On the surface, last night’s pennant clinching victory was everything I could have possibly hoped for… well except for Hamels struggling again, but you get the idea. This city finally has a genuine winner. A possible dynasty on par with the “Big Red Machine” and the 95-96 Yanks is forming just about 20 miles from my home. But even as the city screamed around me I felt my heart drop, something didn’t feel right.
I watched the game with friends, the same small group that has watched games with me for years (mostly) and the same group that I know has followed this Phillies team through times where they weren’t exactly contenders. After screaming at the top of our lungs and jumping up and down like giggling Jonas Brother fans during Rollins’ walk off the other night, we reconvened for last evening’s clincher. We made sure to align ourselves in the same seating arrangement as the previous playoff victories. We don our lucky shirts, and make sure our bottles of champagne are adequately cooled in the fridge. As soon as that lazy pop fly landed in Shane Victorino’s glove, there was instant glee.
After a few moments of revelry we decided to head down to Frankford and Cottman Avenue just like we did last year. The drive down is a lot of fun, families are on street corners banging pots and pans holding up signs and car horns are honking happily throughout the area. Sadly, as we exit our car and begin the trek on foot towards the gathering mob, the tone seems to become less joyous and more anarchist. Storefront windows are smashed in, garbage cans are strewn about the street and once we reach the intersection it is surrounded by riot police.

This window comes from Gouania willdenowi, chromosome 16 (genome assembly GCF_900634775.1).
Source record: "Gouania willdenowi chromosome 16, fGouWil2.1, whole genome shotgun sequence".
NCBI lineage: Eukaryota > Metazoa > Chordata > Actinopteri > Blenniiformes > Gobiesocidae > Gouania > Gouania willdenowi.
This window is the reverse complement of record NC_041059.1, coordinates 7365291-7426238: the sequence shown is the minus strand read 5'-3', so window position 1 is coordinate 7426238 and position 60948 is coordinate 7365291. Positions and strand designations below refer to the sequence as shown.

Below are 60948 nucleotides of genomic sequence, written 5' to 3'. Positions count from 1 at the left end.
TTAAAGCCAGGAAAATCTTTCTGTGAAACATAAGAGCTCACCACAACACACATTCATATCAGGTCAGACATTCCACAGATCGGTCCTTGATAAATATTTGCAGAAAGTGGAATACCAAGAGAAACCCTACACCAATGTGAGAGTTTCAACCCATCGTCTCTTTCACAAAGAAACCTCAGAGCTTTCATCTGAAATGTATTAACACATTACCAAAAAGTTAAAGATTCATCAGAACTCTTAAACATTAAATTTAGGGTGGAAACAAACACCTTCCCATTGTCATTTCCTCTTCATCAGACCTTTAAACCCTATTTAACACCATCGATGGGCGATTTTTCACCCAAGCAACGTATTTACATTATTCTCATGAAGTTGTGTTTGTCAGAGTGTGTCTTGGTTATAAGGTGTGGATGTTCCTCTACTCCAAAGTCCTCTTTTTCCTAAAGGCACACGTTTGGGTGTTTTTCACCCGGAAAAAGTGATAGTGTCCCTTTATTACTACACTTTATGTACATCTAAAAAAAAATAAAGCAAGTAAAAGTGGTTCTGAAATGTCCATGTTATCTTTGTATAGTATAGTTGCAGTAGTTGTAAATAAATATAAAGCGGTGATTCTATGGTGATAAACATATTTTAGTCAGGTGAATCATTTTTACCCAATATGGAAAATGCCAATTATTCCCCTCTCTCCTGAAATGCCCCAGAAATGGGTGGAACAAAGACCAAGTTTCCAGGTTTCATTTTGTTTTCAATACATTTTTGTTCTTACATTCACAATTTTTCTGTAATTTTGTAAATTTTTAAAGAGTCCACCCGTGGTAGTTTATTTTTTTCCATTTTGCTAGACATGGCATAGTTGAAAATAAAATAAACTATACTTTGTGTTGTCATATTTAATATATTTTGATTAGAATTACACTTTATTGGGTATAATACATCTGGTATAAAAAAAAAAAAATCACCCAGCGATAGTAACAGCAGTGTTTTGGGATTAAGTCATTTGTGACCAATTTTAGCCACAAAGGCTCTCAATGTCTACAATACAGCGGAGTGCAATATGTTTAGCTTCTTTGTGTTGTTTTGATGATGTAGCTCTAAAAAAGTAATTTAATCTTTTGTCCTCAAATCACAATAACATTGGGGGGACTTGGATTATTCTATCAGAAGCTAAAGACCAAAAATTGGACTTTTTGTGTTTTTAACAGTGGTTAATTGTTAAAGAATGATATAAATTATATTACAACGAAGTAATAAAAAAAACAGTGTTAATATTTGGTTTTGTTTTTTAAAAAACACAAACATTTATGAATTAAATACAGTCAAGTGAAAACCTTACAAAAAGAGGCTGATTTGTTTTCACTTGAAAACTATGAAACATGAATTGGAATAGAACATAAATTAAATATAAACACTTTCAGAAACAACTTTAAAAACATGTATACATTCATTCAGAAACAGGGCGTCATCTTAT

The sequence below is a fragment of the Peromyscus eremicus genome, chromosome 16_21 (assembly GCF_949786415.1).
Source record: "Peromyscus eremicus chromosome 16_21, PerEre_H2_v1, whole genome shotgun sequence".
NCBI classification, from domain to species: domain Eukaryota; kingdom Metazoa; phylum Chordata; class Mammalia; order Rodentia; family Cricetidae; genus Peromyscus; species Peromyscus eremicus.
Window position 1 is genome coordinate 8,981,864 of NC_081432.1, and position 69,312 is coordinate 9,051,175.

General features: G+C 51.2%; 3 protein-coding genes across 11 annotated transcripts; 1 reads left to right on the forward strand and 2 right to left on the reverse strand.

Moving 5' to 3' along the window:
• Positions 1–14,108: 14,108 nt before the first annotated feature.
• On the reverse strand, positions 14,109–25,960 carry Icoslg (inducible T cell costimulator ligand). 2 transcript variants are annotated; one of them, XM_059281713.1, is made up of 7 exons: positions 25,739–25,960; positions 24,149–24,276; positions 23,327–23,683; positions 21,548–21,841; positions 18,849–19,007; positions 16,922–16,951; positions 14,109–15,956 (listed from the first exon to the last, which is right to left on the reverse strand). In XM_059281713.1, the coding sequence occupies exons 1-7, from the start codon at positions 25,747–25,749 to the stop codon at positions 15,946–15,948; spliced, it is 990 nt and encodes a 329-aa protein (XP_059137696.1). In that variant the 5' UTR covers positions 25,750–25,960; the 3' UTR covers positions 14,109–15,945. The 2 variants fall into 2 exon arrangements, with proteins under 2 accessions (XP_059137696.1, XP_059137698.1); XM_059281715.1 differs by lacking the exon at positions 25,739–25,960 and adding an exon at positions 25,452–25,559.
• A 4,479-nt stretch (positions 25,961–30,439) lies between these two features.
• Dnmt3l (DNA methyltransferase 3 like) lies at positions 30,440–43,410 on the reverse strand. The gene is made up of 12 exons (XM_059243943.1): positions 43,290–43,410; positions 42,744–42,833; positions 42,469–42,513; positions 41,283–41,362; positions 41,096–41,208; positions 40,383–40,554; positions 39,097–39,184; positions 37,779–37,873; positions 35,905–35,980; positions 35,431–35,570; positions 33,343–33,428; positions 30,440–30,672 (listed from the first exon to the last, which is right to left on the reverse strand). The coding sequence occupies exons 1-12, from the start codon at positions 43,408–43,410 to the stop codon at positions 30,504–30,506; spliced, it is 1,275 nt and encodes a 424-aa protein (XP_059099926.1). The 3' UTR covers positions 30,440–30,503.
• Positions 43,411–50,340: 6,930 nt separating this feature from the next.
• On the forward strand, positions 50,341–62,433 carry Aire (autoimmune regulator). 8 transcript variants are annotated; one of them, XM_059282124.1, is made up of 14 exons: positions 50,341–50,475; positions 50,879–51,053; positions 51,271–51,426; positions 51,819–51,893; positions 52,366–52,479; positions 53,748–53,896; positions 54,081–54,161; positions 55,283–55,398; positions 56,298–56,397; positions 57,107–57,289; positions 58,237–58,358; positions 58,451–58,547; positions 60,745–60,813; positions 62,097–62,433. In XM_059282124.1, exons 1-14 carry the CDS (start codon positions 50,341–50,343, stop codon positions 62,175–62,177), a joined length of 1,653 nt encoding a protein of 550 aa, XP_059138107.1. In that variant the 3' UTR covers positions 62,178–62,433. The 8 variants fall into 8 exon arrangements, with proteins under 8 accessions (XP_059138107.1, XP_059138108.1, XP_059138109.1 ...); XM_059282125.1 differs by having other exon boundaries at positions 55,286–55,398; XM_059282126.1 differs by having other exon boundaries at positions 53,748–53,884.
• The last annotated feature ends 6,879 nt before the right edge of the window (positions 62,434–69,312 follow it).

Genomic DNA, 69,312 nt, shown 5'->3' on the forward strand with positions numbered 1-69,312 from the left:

Mixed among the strangers high-fiving and friends embracing, there are people lighting shirts on fire, women being thrown up on shoulders and groped from every direction. I witnessed a young woman sporting a Victorino t-shirt projectile vomit right in the middle of the crowd and then continue to drink her Miller-Lite in the same exact spot. Interspersed with the flowing alcohol were people relieving themselves onto buildings and cars. With every derisive Yankee chant came a “F*** the police” mantra. One brave guy asked a female police officer to show him her chest, surprisingly she politely ignored him and continued on her way.
What the hell is this?
After a few moments we decided to head back to the car and on the way we watched an SUV get T-Boned making a left around Frankford and Chippendale. Just moments after the accident, oblivious people continued to drive past the mangled vehicles at the scene, hanging out of their car windows screaming loudly as a man lay with a neck brace inside an ambulance.
After making my way onto I-95, I watched a driver swerve from the far right lane into the center, nearly striking a black Chevy. The driver of the Chevy performed a hollywoodesque evasive manuever and then to the surprise of everyone in my car and I’m sure to the surprise of the responsible citizen in the other, flipped on lights and sirens and pulled the reckless driver over.
Thankfully, I made it home and went quietly to sleep.
I woke up this morning feeling empty. Is this what it is like in all cities that win? Do scumbags come out of the woodwork and just because they are donning the home teams colors believe they are untouchable?
The Phillies victory means so much to me because of the time I have invested in them. From watching scrubs like Ron Gant and Ricky Otero patrol the cavernous outfield of the vet, to going to every firework night with my parents growing up. I despise the idea that people use events like this as an excuse to act like animals and hurt themselves or hurt others.
I’m not one of those fans and I do not ever want to be recognized as one.
I’m going to have to figure out other celebration plans in about two weeks. Any ideas?